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« Reply #8 on: January 12, 2012, 02:03:56 PM »

Podkarpatska, is the language of the homily typical for Ruthenian congregations?  And for the thorny question - what language is the homily in?  angel

The homily is in the Rusyn dialect. Being honest, it is similar to the Ukrainian spoken in western Ukraine and Galicia with a few accents and twists. The closer you get to Bardejev, Slovakia the more Slovak influences the language, the closer to Uzhorod the similarities grow with formal Ukrainian.  I think that the epistle and gospel are also in this dialect - not Slavonic...

When I was a boy, it was common to hear homilies in Rusyn, but I haven't heard it spoken or preached here in the states for maybe thirty years at least - even forty. Not too many of us speak it anymore- our parents were into 'Americanization' and most of us didn't learn it growing up.....

Interesting.  I've never been exposed to actual Rusyn culture, so I was wondering whether that is typical Rusyn or if the priest attempting to speak standard Ukrainian with a Rusyn' accent.  I had no difficulty understanding it, but it definitely had a different accent than the local Ukrainian of East / Central Ukraine that I'm used to.  Is there any movement for using the vernacular as a liturgical language?  Except of the UOC (MP) it is fairly common to hear Ukrainian in church here.         

I'd love to go to Uzhhorod, but it is a 37-hour train ride from where I live.  One of these days...   
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« Reply #9 on: January 12, 2012, 02:16:44 PM »

Podkarpatska, is the language of the homily typical for Ruthenian congregations?  And for the thorny question - what language is the homily in?  angel

The homily is in the Rusyn dialect. Being honest, it is similar to the Ukrainian spoken in western Ukraine and Galicia with a few accents and twists. The closer you get to Bardejev, Slovakia the more Slovak influences the language, the closer to Uzhorod the similarities grow with formal Ukrainian.  I think that the epistle and gospel are also in this dialect - not Slavonic...

When I was a boy, it was common to hear homilies in Rusyn, but I haven't heard it spoken or preached here in the states for maybe thirty years at least - even forty. Not too many of us speak it anymore- our parents were into 'Americanization' and most of us didn't learn it growing up.....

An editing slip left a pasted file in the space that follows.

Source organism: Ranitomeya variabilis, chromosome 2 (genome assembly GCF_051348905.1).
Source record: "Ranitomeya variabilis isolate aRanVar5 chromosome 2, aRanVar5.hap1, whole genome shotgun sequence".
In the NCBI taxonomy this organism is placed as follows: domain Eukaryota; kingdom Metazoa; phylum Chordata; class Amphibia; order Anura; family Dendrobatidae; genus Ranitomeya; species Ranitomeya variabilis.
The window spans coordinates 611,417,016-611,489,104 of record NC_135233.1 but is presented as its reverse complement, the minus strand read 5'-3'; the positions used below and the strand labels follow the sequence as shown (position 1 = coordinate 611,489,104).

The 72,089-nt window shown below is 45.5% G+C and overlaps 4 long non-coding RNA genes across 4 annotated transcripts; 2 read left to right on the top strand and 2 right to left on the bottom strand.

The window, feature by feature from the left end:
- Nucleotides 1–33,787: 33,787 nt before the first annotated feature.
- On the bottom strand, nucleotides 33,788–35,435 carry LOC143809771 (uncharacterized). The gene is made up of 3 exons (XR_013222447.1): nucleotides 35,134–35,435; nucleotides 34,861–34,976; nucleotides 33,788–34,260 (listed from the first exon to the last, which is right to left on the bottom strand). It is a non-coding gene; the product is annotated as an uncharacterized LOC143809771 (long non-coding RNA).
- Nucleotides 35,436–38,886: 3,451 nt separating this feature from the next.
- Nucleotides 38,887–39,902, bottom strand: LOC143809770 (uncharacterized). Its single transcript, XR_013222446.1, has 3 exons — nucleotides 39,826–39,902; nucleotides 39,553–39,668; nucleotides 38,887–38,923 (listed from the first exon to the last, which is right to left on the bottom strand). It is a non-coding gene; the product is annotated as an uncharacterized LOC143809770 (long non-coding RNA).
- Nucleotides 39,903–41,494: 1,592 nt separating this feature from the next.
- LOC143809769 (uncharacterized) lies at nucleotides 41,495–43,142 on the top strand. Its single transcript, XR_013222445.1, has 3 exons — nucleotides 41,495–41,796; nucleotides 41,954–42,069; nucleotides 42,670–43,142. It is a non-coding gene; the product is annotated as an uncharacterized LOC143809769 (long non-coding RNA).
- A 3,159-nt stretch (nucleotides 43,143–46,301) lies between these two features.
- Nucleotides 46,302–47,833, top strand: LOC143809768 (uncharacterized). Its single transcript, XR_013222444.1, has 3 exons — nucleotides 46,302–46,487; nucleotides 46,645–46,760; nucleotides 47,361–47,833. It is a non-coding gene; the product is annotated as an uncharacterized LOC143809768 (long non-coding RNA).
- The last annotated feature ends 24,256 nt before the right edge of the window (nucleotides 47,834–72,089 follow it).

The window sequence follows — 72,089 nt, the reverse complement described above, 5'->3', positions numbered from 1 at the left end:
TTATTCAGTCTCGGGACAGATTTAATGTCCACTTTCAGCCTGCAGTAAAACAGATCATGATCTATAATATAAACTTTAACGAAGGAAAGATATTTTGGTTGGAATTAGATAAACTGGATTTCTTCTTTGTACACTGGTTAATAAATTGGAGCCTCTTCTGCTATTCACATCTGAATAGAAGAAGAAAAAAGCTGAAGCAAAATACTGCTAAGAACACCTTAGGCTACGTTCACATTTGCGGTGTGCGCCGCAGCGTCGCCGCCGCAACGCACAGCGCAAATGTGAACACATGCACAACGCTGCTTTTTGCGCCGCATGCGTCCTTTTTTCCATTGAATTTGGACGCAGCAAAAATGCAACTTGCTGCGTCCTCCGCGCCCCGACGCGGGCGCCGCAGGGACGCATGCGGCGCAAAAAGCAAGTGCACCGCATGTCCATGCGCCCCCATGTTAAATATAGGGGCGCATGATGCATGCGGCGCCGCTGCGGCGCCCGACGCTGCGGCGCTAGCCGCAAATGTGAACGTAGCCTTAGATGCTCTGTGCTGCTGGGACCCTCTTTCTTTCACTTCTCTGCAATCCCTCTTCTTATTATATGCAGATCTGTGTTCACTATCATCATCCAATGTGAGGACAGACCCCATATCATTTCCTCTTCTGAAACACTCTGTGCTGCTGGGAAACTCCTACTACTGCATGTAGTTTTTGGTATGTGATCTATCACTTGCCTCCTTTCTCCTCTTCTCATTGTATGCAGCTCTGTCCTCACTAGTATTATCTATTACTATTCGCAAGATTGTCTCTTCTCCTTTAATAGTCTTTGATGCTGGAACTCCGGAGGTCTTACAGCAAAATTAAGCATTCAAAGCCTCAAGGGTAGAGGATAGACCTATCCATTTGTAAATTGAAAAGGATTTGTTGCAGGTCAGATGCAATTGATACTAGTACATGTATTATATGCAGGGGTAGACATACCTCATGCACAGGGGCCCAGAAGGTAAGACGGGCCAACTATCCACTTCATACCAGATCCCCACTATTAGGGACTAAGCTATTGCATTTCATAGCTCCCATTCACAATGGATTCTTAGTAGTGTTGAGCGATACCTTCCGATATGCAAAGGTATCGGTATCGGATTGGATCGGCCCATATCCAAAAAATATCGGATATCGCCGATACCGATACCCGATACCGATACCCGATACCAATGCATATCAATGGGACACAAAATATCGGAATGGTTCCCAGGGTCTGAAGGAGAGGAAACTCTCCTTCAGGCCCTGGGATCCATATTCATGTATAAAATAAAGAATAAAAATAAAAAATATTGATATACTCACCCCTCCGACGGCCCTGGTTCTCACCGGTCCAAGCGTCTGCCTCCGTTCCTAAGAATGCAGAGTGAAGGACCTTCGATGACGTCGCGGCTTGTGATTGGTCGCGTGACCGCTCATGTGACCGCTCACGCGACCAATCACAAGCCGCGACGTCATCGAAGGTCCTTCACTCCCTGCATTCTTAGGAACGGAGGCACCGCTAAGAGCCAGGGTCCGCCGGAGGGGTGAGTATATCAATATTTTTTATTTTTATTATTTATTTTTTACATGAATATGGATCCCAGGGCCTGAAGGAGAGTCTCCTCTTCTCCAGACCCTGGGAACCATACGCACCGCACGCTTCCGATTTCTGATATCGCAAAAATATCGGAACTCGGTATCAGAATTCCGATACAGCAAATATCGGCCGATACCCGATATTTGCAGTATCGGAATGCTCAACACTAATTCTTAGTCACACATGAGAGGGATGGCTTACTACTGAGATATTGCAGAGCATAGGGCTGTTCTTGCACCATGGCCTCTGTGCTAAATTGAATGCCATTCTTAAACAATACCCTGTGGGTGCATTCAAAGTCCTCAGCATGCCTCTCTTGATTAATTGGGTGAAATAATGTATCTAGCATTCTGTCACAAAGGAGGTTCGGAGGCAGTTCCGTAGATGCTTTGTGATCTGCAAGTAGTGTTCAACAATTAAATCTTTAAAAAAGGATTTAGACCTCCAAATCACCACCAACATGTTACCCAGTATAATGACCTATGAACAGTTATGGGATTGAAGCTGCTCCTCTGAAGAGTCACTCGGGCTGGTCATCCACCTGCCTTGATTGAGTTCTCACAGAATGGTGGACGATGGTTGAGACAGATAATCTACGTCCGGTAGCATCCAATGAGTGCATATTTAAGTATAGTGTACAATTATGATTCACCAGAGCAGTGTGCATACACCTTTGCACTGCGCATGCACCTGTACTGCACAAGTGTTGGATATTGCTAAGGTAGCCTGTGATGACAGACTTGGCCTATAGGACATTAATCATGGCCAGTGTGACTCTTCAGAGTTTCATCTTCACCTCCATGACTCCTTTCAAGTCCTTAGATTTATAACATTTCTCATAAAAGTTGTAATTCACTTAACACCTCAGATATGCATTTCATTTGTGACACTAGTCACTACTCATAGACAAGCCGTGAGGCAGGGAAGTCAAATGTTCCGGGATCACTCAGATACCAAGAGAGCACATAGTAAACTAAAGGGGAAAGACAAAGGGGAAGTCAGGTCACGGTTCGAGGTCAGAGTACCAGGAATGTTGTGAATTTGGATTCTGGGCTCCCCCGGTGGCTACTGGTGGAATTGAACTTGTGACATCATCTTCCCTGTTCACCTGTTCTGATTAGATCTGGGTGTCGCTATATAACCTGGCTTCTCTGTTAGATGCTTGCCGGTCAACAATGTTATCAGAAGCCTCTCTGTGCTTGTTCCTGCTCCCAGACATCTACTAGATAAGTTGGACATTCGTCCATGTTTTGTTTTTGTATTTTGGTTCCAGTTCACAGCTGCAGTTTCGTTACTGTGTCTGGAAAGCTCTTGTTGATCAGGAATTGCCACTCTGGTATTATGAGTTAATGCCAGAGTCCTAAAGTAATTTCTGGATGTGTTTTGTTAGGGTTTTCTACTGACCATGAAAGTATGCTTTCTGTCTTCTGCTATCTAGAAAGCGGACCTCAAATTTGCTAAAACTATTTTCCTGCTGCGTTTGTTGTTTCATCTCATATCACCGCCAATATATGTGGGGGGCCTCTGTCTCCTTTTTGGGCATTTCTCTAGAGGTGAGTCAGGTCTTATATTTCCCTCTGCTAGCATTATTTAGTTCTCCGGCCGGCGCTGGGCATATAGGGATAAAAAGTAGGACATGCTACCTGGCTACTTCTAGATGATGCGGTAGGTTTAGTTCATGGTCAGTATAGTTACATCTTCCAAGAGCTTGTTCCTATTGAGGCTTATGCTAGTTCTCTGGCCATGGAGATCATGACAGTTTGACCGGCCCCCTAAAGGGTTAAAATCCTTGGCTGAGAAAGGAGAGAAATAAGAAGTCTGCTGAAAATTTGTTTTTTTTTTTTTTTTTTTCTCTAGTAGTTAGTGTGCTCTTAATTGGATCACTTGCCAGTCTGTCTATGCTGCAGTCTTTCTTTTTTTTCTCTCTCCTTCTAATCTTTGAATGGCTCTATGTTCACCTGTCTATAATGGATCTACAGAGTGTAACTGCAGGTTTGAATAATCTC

Interesting.  I've never been exposed to actual Rusyn culture, so I was wondering whether that is typical Rusyn or if the priest attempting to speak standard Ukrainian with a Rusyn' accent.  I had no difficulty understanding it, but it definitely had a different accent than the local Ukrainian of East / Central Ukraine that I'm used to.  Is there any movement for using the vernacular as a liturgical language?  Except of the UOC (MP) it is fairly common to hear Ukrainian in church here.         

I'd love to go to Uzhhorod, but it is a 37-hour train ride from where I live.  One of these days...   

As far as I know, the Orthodox in Slovakia have made no effort to use the vernacular beyond the reading of the Epistle and the Gospel. The Greek Catholics have transitioned to Slovak in many places as over time, that has replaced the spoken Rusyn in the more cosmopolitan areas and cities and among the under forty generation. I have heard that that change brought some people to the Orthodox, howeve,r how much of that was fanciful thinking, I do not know. There are idiomatic words that are common in authentic spoken Rusyn that are not heard in formal, modern Ukrainian, but the formal written Rusyn is similar to modern Ukrainian.
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« Reply #10 on: January 12, 2012, 04:46:40 PM »

Wow, I haven't heard that Only Begotten Son in quite a while.  Very nice, Nektarios, this is just like liturgies you find in my area of the world outside the Russians (OCA) and Greeks and Antiochians.  Same singing.  The Slavonic has fallen away a good bit and most of the prostopinije is conducive to singing in Slavonic not English.  When things are done in Slavonic the people sing so loud.  It is usually the diak that resists the Slavonic these days.